The death blow/wound received by the beast began with the repeated abolition of the pontifical state from 1798-1870 and the weakening of the church’s authority, with the advent of secularism. The Vatican, the modest successor to the medieval pontifical states, has been recognized since 1929, and, after the modernist reform (1960, Vatican II), through the initiation of official diplomatic relations with the United States (1984) and through the political and ideological involvement of the last popes, the political influence of the Vatican began to grow.

The prophecy, however, foretells that the mortal wound will heal, the beast will receive universal admiration and recognition, and will act as in the Middle Ages—which would be unbelievable were it not for the many unbelievable facts history is full of.

Who is the false prophet (the beast-lamb)?

The beast with lamb horns in Revelation 13:11 is more difficult to identify because it does not come up in previous prophetic visions. Nevertheless, a few clues can help. Lamb horns represent a youthful and benevolent policy, compared to the dangerous horns of the first beast. Still, the described creature manages to control the whole world (Revelation 13:12, 14b). It is described as “coming out of the earth” as the spirit of the prophet invoked by the witch (1 Samuel 28:13-14). It works miracles like Elijah’s (Revelation 13:13) to deceive the world, which is why this beast is called the “false prophet” in Revelation.

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Kimon Berlin, user:Gribeco, CC BY-SA 3.0, via Wikimedia Commons

Given that it does all these political and religious acrobatics in favor of the first beast, enabling the healing of its historical wound, it is suggested that this world power has a recent history and that its predicted actions have not yet come to fruition or are just beginning. The identification of the pseudo-prophet beast with the United States was proposed by John N. Andrews in 1851, who also suggested that the image of the beast was a form of fallen Protestantism that would control the state.

The apocalyptic alliance of evil

The apocalyptic description is quite transparent. The three powers form a blasphemous alliance: the dragon parodies the Father; the first beast parodies the Son, and the false prophet parodies the work of the Holy Spirit, who spoke through the prophets.

The threefold alliance of evil, described in Revelation, is formed to oppose God and God’s people. The identities of the three powers show us that this alliance (also called Babylon, Revelation 14:8; 16:19; 17:5; 18:2, 10, 21) will encompass all political and religious forces that will sympathize with the alliance’s project, under the leadership of the dragon (the devil) and his lieutenant (the Roman antichrist).

The loyalty test to this universal alliance will be related to the imposition of “a mark on their right hands or on their foreheads” (Revelation 13:16; 14:9; 20:4b), under economic pressure, accompanied by persecution, until the “final solution” (Revelation 13:15, 17; acc. 6:11c; 17:6; 18:24; 20:4). The identification of the “mark of the beast” with the “pope’s Sabbath” (a future Sunday law) was first proposed in 1849 by Joseph Bates (see Seal of God, p. 37) in accordance with the metaphor of the holidays as “signs” (Exodus 13:9, 16; 31:13-17).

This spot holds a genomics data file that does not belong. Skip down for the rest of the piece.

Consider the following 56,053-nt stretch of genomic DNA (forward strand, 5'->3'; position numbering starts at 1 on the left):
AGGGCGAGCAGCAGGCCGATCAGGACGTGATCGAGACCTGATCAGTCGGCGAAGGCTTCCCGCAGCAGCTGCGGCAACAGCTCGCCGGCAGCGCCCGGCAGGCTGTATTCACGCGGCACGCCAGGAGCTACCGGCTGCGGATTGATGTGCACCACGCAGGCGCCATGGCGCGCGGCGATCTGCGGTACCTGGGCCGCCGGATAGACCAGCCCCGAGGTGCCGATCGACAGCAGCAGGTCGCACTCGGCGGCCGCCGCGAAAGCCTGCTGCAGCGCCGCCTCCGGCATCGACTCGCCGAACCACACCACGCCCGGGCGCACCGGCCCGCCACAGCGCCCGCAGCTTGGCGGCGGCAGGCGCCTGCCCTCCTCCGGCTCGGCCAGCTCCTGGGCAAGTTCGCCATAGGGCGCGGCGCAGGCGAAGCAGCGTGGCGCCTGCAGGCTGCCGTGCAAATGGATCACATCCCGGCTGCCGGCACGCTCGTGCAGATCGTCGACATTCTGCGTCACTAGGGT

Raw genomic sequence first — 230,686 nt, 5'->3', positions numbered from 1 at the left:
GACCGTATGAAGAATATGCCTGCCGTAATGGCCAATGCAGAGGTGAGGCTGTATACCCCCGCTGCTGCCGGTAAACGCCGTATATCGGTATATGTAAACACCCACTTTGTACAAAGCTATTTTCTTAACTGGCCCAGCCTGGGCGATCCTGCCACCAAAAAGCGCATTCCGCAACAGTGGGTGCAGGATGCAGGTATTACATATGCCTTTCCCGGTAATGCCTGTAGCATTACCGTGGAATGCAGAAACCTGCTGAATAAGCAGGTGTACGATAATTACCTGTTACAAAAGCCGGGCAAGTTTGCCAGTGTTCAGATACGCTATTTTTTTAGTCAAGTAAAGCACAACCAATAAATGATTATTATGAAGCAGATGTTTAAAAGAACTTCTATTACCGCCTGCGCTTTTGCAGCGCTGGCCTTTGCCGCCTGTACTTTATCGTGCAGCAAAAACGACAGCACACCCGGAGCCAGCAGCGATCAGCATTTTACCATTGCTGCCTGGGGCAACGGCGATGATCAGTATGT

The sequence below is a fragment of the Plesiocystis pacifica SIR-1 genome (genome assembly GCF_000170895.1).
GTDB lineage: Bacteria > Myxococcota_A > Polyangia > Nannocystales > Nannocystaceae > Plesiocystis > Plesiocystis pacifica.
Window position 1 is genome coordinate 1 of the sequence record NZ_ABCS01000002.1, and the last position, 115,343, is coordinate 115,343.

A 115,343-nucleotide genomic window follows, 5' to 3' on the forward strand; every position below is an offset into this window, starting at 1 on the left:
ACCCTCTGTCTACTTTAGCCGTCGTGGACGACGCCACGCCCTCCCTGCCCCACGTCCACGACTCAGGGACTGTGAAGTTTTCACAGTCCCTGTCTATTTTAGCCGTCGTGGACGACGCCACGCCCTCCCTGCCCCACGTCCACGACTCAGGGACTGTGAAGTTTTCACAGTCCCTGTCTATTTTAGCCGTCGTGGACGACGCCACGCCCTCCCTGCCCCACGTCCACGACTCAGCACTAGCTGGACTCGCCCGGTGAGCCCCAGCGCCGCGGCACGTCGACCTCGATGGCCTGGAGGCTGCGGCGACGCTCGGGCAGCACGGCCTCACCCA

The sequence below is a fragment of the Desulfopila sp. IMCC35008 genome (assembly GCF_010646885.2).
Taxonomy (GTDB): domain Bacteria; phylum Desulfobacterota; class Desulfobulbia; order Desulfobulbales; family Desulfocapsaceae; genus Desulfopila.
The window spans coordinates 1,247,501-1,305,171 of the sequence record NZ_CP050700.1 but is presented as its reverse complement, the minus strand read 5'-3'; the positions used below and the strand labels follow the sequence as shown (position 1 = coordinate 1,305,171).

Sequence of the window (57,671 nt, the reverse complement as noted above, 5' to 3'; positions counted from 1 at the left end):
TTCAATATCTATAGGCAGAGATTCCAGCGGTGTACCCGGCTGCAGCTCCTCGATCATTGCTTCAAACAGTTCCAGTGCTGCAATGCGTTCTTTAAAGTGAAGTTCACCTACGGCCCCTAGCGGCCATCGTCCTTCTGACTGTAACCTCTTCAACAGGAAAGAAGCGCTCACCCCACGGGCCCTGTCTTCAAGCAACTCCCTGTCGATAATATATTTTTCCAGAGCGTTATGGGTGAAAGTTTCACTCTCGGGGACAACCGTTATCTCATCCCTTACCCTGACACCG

What the book of Revelation does NOT say about a new world order or the end of the world

The apocalyptic scenario is only a non-detailed sketch of the future. Identifying symbols is sometimes approximate or just an attempt. The fulfillment of prophecies usually surprises the experts (Isaiah 43:9; John 16:4). It is not healthy to risk making geopolitical predictions and fanciful and conspiratorial speculations, fueling the hysteria of those who demonize state authorities (Romans 13:1-8; 2 Peter 2:10-12; acc. Luke 20:25; John 18:36) and maintain a phobia of a global control through chips, vaccines, passports, etc.

They see the danger coming from the secular and technological direction, not from the direction of false Christianity, as Scripture actually indicates (2 Thessalonians 2:3-4). Revelation suggests that the greatest danger at the end of time lies in the healing of the deadly wound of the old Christian regime that once ruled the world.

Therefore, the book of Revelation does NOT reveal the project of a supposedly “occult world” of enlightened magnates united under a world leader of this new world order, but reveals the devil’s last project. The Bible says that in the end the devil will stage his own second coming, showing himself to the world in the image of Christ and using His manners (Revelation 13:4a; 17:10-11; 20:10a, acc. Luke 21:8; 2 Corinthians 11:14), providing the evil alliance that is trying to impose itself globally with strength and arguments.

According to the Bible, all who trust in anything other than the Holy Scriptures will be deceived (2 Thessalonians 2:9-12). According to Revelation 13:8, before the Lord Jesus Christ’s true return, the false Christ—that is, the devil himself—will gain the support of the whole world and push it toward disaster. This will be the last truly universal empire before Christ’s return (Revelation 19:11-16), before the judgment of the whole world (Revelation 20:12-15), and the renewal of all things (Revelation 21:1, 5).

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Florin Lăiu is a contributor for ST Network, the European version of Signs of the Times. A version of this article was first published on their site and is reposted here with permission